To the best of our knowledge, the present nested, matched case-control study is the first to examine the relationship of mean leukocyte telomere length with risk of incident CRC in women. We found no evidence for an association, and the present null findings in white women support our recent findings in white men using a similar study design (12
Recent studies have shown telomere length shortening as an independent marker for the progression and/or prognosis of CRC (4
). However, these studies used colonocyte-telomere length measurements from paired cancerous-noncancerous tissue specimens from the same individuals, as opposed to PBL. Furthermore, it has been shown that telomere dynamics in colonocytes differ from other tissues including PBL (10
), due partly to the local dynamics of telomere-telomerase complex in cell proliferation (8
), and exposure/responses to oxidative damage (29
) in persons already had CRC. Moreover, a case-control study by Risques et al
) examining telomere length from various tissue types (including circulating leukocytes) in ulcerative colitis (UC), a chronic inflammatory condition that predisposes to CRC, a modest shortening in leukocytes from UC subjects (N=102) compared to the controls (N=45) was observed (p
=0.046). The authors hypothesized that the moderate shortening of leukocyte telomeres due to its proliferative properties and frequent travel through the inflamed colon. Taking altogether, the potential involvement of leukocyte telomere biology in CRC risk requires further investigation in future large prospective studies.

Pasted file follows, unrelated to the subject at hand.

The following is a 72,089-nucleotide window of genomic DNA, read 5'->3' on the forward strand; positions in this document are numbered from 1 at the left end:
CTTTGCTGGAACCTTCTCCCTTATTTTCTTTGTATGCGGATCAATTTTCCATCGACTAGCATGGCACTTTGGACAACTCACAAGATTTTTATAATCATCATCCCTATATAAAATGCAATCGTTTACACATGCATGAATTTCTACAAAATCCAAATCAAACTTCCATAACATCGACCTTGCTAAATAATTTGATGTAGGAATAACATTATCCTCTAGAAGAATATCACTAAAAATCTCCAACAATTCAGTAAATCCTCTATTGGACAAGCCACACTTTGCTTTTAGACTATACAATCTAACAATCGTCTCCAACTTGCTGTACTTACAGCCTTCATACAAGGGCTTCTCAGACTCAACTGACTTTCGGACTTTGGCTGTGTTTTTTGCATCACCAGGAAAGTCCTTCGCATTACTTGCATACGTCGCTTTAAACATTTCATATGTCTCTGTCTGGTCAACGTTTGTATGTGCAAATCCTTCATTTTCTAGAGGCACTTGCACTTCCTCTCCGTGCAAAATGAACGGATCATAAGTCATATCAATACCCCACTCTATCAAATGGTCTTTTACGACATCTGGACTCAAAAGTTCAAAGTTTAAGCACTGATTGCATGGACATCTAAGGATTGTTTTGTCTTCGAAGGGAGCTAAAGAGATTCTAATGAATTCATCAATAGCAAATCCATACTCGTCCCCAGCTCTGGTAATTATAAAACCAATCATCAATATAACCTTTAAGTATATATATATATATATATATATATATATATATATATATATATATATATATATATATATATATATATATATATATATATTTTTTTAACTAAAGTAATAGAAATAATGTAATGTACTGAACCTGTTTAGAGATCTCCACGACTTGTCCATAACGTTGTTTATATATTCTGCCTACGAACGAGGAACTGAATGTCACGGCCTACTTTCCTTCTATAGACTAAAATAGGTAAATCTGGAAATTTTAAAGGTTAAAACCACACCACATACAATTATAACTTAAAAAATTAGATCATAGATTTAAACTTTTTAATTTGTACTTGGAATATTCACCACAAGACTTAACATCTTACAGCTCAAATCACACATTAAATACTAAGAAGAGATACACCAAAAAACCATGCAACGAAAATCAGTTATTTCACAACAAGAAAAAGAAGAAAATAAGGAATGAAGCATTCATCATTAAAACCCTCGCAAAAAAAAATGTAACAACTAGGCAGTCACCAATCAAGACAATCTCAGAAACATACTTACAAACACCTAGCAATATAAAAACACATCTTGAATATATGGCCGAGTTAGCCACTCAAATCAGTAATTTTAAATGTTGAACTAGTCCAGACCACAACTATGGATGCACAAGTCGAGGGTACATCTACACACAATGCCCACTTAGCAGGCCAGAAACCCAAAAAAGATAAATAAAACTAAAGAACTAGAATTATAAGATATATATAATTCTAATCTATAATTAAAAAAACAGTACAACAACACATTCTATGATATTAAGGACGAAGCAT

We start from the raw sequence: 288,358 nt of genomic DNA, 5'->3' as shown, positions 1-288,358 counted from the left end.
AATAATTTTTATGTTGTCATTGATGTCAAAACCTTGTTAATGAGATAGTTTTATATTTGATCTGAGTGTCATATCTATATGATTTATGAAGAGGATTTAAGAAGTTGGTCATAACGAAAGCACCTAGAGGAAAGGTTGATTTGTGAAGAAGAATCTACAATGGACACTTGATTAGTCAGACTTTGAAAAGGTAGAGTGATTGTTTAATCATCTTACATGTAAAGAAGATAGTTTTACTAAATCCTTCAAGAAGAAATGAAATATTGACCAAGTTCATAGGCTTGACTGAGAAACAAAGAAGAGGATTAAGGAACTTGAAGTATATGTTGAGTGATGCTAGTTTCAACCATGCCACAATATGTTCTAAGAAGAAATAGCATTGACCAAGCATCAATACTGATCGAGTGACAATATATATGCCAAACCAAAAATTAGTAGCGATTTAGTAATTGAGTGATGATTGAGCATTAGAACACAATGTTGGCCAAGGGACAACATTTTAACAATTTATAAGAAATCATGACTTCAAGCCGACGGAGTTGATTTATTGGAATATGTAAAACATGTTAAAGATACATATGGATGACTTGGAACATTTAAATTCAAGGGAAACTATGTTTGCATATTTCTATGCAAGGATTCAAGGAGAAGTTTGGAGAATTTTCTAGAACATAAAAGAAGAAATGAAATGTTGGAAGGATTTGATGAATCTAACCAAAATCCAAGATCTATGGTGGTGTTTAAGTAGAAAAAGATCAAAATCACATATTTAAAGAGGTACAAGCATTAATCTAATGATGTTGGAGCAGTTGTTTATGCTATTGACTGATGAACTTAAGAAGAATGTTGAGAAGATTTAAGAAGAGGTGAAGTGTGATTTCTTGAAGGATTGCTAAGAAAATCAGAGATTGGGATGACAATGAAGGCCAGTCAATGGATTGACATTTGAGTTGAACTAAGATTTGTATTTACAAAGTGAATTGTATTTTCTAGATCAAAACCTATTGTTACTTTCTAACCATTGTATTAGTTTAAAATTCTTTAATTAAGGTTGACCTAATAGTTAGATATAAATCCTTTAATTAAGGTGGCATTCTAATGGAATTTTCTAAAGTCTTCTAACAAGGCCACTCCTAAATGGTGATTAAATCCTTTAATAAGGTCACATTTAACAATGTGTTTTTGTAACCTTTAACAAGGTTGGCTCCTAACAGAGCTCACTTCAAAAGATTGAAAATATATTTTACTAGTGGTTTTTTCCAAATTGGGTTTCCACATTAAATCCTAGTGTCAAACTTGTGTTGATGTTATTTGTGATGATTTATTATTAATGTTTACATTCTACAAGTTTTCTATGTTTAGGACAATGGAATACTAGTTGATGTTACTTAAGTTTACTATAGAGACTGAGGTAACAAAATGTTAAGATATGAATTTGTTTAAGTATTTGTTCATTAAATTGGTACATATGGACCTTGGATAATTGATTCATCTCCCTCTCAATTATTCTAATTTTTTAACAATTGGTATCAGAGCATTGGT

The nature of the present investigation in which the determination of a case status was based solely on the subsequent development of disease rather than on any arbitrary selection criteria designed by the investigators, greatly reduce the possibility of bias and confounding. Nonetheless, our study population consists of white females only, so the data may not be applicable to other ethnic groups, non-white men, or populations with different socioeconomic background. The present null findings could be partly due to bias from different environmental/lifestyle factors obtained for the present female sample population compared to those in our previous male sample population (12
), or play of chance. Furthermore, in contrast to our previous observation in men (12
), no correlation of leukocyte telomere length with age was observed. This may partly due to the present (age) matching selection criteria and the modest sample size of our control participants, from whom would be unlikely to capture enough variability of age to detect a relationship.
In our study, we had the ability to detect, based on the present sample size, assuming 80% power, at an alpha of 0.05, a difference in the loge-transformed TSR of <−0.218 or >0.218 between cases and controls. Thus, the present study may have limited power to detect a true, small-to-moderate difference of telomere length between cases and controls.
In conclusion, the present prospective, nested case-control study of white US women found no evidence for an association of mean leukocyte telomere length with risk of incident colorectal carcinoma. In concordance with our previous findings in a prospective, nested case-control study of middle-aged US white men, the present findings further suggest that leukocyte telomere length may not be a useful predictor for CRC risk assessment.